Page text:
24. In all the three cases cited by Mr. Mehta the ratio decidendi is that a public servant while committing an offence of accepting bribe neither acts nor purports to act in the discharge of his official duty and as such the provisions of Section 197 are not attracted. In the case of an offence of criminal conspiracy with the object of committing a non-cognizable offence to which Section 196-A, Criminal P.C. is attracted, there is no such limitation and the section applies to public servants as well as to others alike. There is thereforee, substance in the argument of Mr. Sharma that cognizance of an offence under Section 120-B and Sections 162 and 163, I.P.C. could not have been taken against the appellant for want of sanction under Section 196-A, Criminal Procedure Code.

25. The question however, is whether that would vitiate the trial as a whole. I have already stated that the appellant has been convicted of offences under Sections 120-B and 161, I.P.C. He has not been convicted of offences under Sections 162 and 163, I.P.C. If thereforee, for want of sanction under Section 196-A, Criminal P.C. the appellant could not be tried for offences under Section 120-B and Sections 162 and 163. I. P.C. that would not affect his conviction under Sections 120-B and 161, I.P.C.

26. I am fortified in this view by the a decision of the Supreme Court in Madan Lal v. State of Punjab : 1967CriLJ1401 . The accused in that case was charged with offences under Sections 120-B, 409 and 477-A, I.P.C. No sanction had however been obtained for the prosecution of the accused for offences under Section 120-B read with Section 477-A, I.P.C. it was held that the conspiracy to commit an offence is by itself distinct from the offence to do which the conspiracy is entered into. Such an offence, if actually committed, would be the subject-matter of separate charge. If that offence does not require sanction though the offence of conspiracy does, and sanction is not obtained., the Court can still proceed with the trial as to the substantive offence as if there was no charge of conspiracy.

27. In the present case, there is a valid sanction for the prosecution of the appellant for offences under Section 120-B and Section 161 I.P.C. If thereforee there is no sanction in respect of offences under Section 120-B and Sections 162 & 163 I.P.C. his conviction for offences under Sections 120-B & 161, I.P.C. can still be maintained.

28. Mr. Sharma lastly argued that the officer who accorded the sanction had not been examined as a witness and all that had been done was that a Head Assistant (Lekh Raj Pw 1) from the office of the Controller had been examined. He had only proved the signature of that Officer but there was no evidence to establish that the officer according the sanction, had applied his mind to the facts of the case.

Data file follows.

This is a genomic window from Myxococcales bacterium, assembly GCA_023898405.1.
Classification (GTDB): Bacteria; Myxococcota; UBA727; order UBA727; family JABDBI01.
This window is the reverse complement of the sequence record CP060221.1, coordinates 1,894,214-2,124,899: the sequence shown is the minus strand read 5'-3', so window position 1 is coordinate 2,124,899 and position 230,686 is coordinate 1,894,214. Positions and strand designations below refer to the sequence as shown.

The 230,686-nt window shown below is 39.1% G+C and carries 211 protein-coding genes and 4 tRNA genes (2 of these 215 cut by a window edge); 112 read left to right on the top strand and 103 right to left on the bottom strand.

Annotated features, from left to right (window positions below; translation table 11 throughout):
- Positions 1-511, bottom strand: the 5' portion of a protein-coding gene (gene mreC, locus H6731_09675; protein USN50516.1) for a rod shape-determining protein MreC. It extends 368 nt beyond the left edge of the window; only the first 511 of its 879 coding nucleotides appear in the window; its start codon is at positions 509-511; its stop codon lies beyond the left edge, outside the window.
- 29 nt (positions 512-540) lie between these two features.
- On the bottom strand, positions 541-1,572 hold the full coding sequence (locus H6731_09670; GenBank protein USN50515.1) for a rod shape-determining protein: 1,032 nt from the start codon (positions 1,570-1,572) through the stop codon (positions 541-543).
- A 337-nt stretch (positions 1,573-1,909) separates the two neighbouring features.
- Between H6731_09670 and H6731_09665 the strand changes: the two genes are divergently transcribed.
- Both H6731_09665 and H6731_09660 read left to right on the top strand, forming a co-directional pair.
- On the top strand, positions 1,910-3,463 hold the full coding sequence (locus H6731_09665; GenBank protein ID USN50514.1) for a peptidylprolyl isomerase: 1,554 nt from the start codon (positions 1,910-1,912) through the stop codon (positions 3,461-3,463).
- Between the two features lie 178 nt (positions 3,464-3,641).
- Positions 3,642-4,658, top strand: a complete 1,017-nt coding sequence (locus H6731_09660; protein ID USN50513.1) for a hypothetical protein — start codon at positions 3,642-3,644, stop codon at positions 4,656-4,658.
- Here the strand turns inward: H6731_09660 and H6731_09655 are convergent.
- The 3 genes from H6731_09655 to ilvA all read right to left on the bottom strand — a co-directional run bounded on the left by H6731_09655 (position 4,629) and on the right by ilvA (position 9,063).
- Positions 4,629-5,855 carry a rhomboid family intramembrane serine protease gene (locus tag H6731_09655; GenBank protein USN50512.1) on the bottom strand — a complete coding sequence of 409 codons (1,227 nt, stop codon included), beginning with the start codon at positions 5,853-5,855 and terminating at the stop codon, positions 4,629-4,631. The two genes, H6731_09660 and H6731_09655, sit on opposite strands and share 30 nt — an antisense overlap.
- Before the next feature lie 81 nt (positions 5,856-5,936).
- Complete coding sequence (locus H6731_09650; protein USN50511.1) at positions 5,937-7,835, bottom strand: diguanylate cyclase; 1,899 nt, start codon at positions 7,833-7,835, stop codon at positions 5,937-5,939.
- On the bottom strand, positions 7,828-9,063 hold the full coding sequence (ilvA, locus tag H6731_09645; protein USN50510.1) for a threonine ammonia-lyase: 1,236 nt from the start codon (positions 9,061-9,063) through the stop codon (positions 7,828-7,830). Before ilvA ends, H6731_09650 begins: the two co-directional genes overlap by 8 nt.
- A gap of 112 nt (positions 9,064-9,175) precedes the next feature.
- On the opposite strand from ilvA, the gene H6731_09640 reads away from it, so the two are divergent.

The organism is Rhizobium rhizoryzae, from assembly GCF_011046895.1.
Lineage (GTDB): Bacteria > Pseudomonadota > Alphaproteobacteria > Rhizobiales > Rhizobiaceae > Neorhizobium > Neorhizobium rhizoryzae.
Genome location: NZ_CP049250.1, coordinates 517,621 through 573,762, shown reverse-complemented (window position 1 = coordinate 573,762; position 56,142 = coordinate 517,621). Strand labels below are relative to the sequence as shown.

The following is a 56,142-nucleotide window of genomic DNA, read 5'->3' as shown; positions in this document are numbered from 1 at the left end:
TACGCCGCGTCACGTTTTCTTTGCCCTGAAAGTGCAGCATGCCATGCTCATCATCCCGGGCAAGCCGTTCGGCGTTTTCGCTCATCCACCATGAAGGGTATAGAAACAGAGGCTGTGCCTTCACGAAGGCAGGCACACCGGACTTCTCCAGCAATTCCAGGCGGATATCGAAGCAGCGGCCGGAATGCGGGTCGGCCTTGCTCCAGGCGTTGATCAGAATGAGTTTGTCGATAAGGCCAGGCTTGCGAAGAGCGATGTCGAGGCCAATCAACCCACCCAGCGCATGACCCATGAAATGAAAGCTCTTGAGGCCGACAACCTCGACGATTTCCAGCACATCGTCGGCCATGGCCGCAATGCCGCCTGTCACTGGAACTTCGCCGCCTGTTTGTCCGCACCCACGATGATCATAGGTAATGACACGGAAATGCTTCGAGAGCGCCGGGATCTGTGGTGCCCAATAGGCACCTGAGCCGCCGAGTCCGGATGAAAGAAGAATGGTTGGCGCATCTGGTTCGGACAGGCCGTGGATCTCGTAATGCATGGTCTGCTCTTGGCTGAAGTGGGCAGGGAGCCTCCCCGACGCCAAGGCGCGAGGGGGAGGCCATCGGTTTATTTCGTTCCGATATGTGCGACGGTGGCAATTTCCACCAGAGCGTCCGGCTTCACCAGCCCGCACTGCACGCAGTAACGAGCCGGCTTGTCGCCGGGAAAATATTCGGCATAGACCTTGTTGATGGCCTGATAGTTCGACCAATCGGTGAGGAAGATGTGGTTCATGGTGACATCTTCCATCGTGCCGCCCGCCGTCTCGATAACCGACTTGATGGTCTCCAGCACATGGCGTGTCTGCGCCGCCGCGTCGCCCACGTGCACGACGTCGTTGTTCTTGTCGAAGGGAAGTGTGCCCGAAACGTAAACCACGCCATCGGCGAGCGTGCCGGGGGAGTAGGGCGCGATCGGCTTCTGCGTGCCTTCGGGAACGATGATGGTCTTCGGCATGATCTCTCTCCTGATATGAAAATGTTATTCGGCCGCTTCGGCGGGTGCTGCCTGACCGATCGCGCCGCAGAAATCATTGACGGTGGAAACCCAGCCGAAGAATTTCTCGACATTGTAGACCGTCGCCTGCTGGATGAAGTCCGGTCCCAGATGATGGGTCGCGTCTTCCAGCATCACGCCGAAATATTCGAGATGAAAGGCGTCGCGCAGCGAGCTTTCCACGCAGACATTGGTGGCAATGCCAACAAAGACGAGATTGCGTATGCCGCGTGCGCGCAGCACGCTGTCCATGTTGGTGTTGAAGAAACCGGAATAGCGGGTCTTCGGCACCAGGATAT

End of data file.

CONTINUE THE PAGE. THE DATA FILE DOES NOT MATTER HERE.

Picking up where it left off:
29. There is no merit in this argument. The sanction order (Ex. P1) fully sets out the material facts and the offences disclosed by those facts. There is a presumption about official acts having been regularly performed. In the absence of any evidence to the contrary, it cannot be held that the officer granting the sanction acted mechanically without applying his mind to the material placed before him.

30. The next contention urged by Mr. Sharma was that this was a case of mistaken identity. From the very outset, the contention appeared to be so utterly devoid of merit that the learned counsel found it almost impossible to introduce any element of acceptability into his argument. He argued that the person actually responsible for the commission of the offence was another person who bore the same name as the appellant and who was employed in the Examination Branch of the Postal Department but the appellant had been falsely implicated in his place because of his enmity with Mr. R. K. Nayar (PW 11). To appreciate this contention it is necessary to set out the broad features of the prosecution story. (After examining evidence his Lordship came to the conclusion that defense set up by appellant was palpably false and was rightly rejected by the learned trial Judge- Ed).

31-40. The result of the above discussion is that the appellant's conviction for offences under Section 120-B and Section 161 I.P.C. is maintained. The sentence on each count however is reduced to one year R.I. The sentence of fine is set aside while the sentence of imprisonment is ordered to run concurrently. The appellant who is on bail should surrender forthwith.

41. Order accordingly.


Save Judgments// Add Notes // Store Search Result sets // Organizer Client Files //